A top member 30 is positioned above the base member 14, and as shown in FIGS. 4, 5 and 7, the member 30 also includes a fluted bell portion 32 which is complementary in size and shape to the fluted bell 22 of the base member 14. As best shown in FIG. 3, the fluted bell portion 32 of the top member 30 fits in nesting relationship within the fluted bell portion 22 of the base member 14. In addition to the bell portion 32, the top member 30 includes a short tubular segment 34 at the lower end thereof. An annular plate 36 is attached at the top of the bell portion 32 and a downwardly extending flared skirt 38 is attached to the periphery of the plate 36. Attached to and extending vertically upwardly from and over the central opening in the plate 36 is a sleeve 40 which is in turn attached to the lower end of the sign post 12. As mentioned, the fluted bell portion 32 of the top member 30 is of a shape and size complementary to the fluted bell portion 22 of the base member 14, i.e., the bell portion 32 includes six flutes 42. In addition, the tubular segment 34 of the top member 30 is of a smaller outside diameter than the inside diameter of the tubular portion of the base member 14 adjacent the bell portion 22 thereof whereby when the bell portions of the members 14 and 30 are fitted together, the tubular segment 34 fits within the tubular portion of the base member 14.
Referring specifically to FIGS. 3 and 4, a biasing means, generally designated by the numeral 50, is connected between the base member 14 and top member 30 whereby the members are urged together with the fluted bell portions thereof positioned in nesting relationship. While various biasing means can be utilized lized including various types of springs, the biasing means 50 is preferably comprised of a tension spring 52 disposed within the base member 14 connected at the lower end 54 thereof to the lower end of the tubular portion 16 of the base member 14 by a bolt 56. The upper end 58 of the spring 52 is connected to the lower end 60 of a chain 62, the upper end 64 of which is connected to the sleeve 40 of the top member 30 by a bolt 66.
The spring means 50 optionally also includes a hydraulic or air cushioning unit 70 connected between the ends 54 and 58 of thereof. The cushioning unit 70 operates similarly to an automobile shock absorber and functions to slow down the return rate of the tension spring 52 after it has been extended.
As shown in FIGS. 1-3, the pedestal 10 is normally positioned with the fluted bell portion 32 of the top member 30 held in rigid nesting relationship within the fluted bell portion 22 of the base member 14 by the tension spring 52 and chain 62 attached therebetween. In this mode of the pedestal 10, the sign post 12 attached to the sleeve 40 of the top member 30 is not only held in a vertical position but is prevented from swiveling with respect to the base 14 by the flutes 24 and 42 of the base member 14 and top member 30, respectively.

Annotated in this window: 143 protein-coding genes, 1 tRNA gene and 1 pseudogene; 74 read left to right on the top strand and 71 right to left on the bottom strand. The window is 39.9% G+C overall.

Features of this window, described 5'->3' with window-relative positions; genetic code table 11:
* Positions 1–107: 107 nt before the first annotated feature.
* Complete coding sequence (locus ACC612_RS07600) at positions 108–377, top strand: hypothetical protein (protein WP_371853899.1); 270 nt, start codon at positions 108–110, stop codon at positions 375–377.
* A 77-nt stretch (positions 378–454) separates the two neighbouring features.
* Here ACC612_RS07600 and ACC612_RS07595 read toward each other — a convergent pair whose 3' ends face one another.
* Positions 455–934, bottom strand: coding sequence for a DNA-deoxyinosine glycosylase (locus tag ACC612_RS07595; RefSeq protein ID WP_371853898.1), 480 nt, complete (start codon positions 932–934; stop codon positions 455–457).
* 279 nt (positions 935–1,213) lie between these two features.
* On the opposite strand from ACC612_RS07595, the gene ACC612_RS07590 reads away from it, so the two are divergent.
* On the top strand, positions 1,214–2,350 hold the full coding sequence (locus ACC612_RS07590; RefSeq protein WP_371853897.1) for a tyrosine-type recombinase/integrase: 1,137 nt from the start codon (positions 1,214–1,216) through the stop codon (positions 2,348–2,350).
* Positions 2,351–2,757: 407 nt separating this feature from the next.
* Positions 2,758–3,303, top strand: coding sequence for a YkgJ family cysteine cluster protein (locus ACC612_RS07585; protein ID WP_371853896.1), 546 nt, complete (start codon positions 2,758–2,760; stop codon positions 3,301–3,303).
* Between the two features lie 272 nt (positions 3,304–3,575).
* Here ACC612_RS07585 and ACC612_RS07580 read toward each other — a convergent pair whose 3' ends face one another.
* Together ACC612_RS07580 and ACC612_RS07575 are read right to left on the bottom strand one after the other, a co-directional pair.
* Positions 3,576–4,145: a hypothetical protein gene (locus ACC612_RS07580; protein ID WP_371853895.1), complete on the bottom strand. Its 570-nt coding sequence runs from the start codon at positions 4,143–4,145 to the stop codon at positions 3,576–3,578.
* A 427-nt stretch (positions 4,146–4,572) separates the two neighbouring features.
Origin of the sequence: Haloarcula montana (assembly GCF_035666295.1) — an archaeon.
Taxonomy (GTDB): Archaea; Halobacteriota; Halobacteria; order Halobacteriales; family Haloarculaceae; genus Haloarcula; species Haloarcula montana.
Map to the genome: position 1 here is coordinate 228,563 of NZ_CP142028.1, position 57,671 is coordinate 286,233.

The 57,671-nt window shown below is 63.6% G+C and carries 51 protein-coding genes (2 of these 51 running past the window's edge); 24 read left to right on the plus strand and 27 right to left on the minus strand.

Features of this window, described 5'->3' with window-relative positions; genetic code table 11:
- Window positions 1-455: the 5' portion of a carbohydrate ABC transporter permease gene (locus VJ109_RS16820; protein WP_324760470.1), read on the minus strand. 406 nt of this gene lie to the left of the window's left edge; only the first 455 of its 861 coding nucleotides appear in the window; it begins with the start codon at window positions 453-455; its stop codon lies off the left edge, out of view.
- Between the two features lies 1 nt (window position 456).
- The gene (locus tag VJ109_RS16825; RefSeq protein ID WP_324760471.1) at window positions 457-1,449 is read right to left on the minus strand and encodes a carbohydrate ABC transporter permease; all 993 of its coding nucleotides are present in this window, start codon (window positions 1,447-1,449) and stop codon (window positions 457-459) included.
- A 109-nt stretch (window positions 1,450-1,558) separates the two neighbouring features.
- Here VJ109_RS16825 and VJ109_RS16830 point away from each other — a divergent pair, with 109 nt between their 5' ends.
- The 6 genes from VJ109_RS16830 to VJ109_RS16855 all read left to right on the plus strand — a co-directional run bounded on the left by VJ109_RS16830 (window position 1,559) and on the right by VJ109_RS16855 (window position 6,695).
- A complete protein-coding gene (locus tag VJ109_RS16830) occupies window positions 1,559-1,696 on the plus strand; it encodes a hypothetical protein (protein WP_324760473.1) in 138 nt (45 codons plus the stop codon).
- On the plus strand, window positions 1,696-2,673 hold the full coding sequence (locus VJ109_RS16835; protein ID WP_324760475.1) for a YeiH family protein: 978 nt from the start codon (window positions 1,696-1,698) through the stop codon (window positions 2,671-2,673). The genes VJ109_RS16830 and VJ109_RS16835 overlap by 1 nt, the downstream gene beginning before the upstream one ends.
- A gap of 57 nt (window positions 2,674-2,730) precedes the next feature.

When the sign post 12 is impacted and knocked down as illustrated in FIG. 2, the joint formed between the base member 14 and top member 30 of the pedestal 10 rotates with the sign post 12. As shown in FIG. 4, the top member 30 pivots with respect to the base member 14 which causes the fluted bell portion 32 of the top member 30 to be withdrawn from within the fluted bell portion 22 of the base member 14 whereby the tension spring 52 is extended. The tubular segment 34 of the top member 30 remains in contact and is pivoted on the top of the base member 14 and the member 30 remains attached to the spring 52 by the chain 62.
After the sign post 12 becomes free of the object which knocked it down or other obstacles, the force exerted on the top member 30 by the spring 52 and chain 62 causes the tubular segment 34 of the top member 30 to pivot on the base 14 and the top member 30 to move back into the fluted bell portion 22 of the base member 14 whereby the sign post 12 is moved back to a vertical position. As the fluted bell portion 32 of the top member 30 rotates and moves into the fluted bell portion 22 of the base 14, the flutes 24 and 42 re-engage whereby the sign post 12 is prevented from swiveling with respect to the base 14. As mentioned, the cushioning unit 70, when included in the pedestal 10, slows down the rate of return of the spring 52 whereby the sign post 12 is restored to its original position relatively slowly as opposed to snapping back into position.
Thus, the return jointed sign post pedestal of the present invention rotates at a joint therein when a sign post attached thereto is knocked down, returns the sign post to its original position after it has become free of any restraining obstacles and prevents the sign post from swiveling during the processes of being knocked down and returning to the vertical position. The pedestal of this invention is well adapted, therefore, to carry out the objects and attain the ends and advantages mentioned as well as those inherent therein. While numerous changes in the construction and arrangement of parts will suggest themselves to those skilled in the art, such changes are encompassed within the spirit of this invention as defined by the appended claims.
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|U.S. Classification||404/10, 52/1, 40/612, 40/608|
|Jul 21, 1989||FPAY||Fee payment|
Year of fee payment: 4
|Aug 24, 1993||REMI||Maintenance fee reminder mailed|
|Jan 23, 1994||LAPS||Lapse for failure to pay maintenance fees|
|Apr 5, 1994||FP||Expired due to failure to pay maintenance fee|
Effective date: 19940123